Clinton is also a leader on the core issues SEIU members care about in this election, including fighting for commonsense immigration reform that includes a path to citizenship, standing up for voting rights and criminal justice reform that prioritizes ending mass incarceration and supporting and strengthening the Affordable Care Act (ACA). Clinton’s commitment to quality, affordable healthcare goes back decades to her courageous efforts in 1994 to ensure coverage for all. SEIU members know she will fight hard to strengthen the ACA so we never go backward.
“I’m very excited about our endorsement of Hillary Clinton for president,” said Ann Byrne, a member of SEIU Local 199 and nurse at the University of Iowa Hospital and Clinics. “I’m going to caucus for her, door-knock for her and phone bank for her. As a nurse for 26 years, I know that Hillary Clinton will defend and strengthen the Affordable Care Act so our patients get the care they need.”
SEIU’s 2 million members will join hands with community partners in a broad movement for economic, social, immigrant and racial justice. Along with the 64 million people who work at jobs paying poverty-level wages, they will be a powerful force during the 2016 elections. SEIU members will use their strength at the grassroots and community levels to support the candidates who will stand with them. Hundreds of thousands of face-to-face and door-to-door contacts, millions of phone calls, robust digital engagement and other activities to get out the vote will counteract the efforts of billionaires and corporations to elect leaders who would answer only to the wealthy few.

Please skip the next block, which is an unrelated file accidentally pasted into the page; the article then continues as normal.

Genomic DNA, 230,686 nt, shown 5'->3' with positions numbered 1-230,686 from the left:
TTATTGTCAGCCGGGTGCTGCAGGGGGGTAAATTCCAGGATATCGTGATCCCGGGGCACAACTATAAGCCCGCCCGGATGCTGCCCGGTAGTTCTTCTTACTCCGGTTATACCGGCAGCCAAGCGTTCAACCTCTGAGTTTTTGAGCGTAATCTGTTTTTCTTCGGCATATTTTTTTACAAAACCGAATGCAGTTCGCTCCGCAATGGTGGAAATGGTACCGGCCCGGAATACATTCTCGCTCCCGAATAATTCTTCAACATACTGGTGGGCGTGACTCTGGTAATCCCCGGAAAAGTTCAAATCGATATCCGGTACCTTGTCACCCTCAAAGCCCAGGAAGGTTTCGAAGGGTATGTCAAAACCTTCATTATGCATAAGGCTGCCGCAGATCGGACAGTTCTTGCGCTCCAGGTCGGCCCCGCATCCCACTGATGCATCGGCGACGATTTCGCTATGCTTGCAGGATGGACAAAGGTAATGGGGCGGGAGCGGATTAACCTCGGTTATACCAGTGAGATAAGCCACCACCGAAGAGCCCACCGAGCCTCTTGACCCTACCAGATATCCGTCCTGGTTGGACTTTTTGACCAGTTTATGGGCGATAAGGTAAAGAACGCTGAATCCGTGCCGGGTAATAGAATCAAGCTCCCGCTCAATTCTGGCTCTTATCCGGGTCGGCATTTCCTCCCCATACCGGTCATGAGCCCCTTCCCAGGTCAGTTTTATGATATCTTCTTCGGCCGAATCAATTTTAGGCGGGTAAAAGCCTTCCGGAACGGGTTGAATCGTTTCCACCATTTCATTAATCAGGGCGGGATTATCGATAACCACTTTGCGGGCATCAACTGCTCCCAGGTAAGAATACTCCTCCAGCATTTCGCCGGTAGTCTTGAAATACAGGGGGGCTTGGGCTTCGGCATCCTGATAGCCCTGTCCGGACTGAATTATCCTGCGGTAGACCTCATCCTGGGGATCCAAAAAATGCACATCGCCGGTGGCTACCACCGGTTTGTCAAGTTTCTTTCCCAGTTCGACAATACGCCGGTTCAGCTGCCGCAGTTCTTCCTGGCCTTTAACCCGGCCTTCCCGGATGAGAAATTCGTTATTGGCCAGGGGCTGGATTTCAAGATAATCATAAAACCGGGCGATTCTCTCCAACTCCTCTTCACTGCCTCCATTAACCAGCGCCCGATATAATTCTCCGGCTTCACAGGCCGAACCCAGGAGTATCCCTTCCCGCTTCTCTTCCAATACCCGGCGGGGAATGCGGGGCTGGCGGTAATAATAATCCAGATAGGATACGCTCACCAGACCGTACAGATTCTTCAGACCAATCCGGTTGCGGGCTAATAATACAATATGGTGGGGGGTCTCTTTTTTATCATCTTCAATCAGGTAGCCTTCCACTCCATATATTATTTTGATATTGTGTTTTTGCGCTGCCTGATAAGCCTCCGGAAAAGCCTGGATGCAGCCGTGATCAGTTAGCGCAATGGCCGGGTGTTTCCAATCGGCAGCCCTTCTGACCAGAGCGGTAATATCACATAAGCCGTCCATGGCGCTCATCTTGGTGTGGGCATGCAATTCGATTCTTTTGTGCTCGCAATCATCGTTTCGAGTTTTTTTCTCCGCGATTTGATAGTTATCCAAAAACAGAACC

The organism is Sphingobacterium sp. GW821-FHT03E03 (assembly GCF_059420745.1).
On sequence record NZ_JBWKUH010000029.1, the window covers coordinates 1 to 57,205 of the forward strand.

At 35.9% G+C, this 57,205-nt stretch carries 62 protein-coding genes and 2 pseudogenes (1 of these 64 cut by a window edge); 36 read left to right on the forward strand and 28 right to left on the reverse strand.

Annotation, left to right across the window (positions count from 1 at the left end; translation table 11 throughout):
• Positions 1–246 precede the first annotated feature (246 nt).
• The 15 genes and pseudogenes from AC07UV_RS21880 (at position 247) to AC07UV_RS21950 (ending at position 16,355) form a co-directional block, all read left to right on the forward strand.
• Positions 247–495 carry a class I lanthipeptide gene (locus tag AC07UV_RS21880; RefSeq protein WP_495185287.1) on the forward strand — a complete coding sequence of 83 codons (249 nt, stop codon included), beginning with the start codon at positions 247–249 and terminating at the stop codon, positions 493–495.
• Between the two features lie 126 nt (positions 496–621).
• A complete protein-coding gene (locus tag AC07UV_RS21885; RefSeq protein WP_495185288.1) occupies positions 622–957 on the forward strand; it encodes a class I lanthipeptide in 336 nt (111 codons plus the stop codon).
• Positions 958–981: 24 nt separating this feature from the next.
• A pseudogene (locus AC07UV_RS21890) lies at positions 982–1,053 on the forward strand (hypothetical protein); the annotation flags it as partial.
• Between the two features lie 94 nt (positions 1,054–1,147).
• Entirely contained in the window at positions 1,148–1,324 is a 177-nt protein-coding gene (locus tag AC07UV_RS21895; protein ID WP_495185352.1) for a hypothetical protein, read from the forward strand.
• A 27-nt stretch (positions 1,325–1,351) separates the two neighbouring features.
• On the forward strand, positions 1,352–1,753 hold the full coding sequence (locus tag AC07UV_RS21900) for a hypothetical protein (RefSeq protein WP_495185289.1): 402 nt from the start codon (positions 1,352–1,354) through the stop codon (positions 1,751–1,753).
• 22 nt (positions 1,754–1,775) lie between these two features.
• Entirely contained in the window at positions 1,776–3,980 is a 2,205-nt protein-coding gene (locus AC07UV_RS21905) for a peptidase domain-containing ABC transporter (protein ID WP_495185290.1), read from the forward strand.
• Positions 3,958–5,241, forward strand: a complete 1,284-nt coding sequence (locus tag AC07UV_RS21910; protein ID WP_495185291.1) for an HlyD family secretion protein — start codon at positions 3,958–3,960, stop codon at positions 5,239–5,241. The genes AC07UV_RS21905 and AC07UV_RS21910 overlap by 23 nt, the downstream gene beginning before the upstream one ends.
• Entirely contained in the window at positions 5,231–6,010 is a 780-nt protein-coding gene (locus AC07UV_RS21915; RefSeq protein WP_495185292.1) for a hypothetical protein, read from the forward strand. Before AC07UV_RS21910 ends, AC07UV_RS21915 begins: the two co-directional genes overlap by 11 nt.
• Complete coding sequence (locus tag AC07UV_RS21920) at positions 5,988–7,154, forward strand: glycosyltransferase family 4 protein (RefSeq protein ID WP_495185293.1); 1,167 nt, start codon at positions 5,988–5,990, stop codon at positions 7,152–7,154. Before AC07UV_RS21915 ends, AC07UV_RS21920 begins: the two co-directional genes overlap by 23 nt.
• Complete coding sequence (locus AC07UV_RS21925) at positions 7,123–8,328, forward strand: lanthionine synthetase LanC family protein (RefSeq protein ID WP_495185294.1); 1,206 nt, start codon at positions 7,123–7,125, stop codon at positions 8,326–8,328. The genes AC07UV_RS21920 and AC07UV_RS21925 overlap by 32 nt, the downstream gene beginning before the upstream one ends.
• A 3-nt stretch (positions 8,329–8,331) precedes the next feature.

The Service Employees International Union (SEIU) unites 2 million diverse members in the United States, Canada and Puerto Rico. SEIU members working in the healthcare industry, in the public sector and in property services believe in the power of joining together on the job to win higher wages and benefits and to create better communities while fighting for a more just society and an economy that works for all of us, not just corporations and the wealthy. More information at www.seiu.org.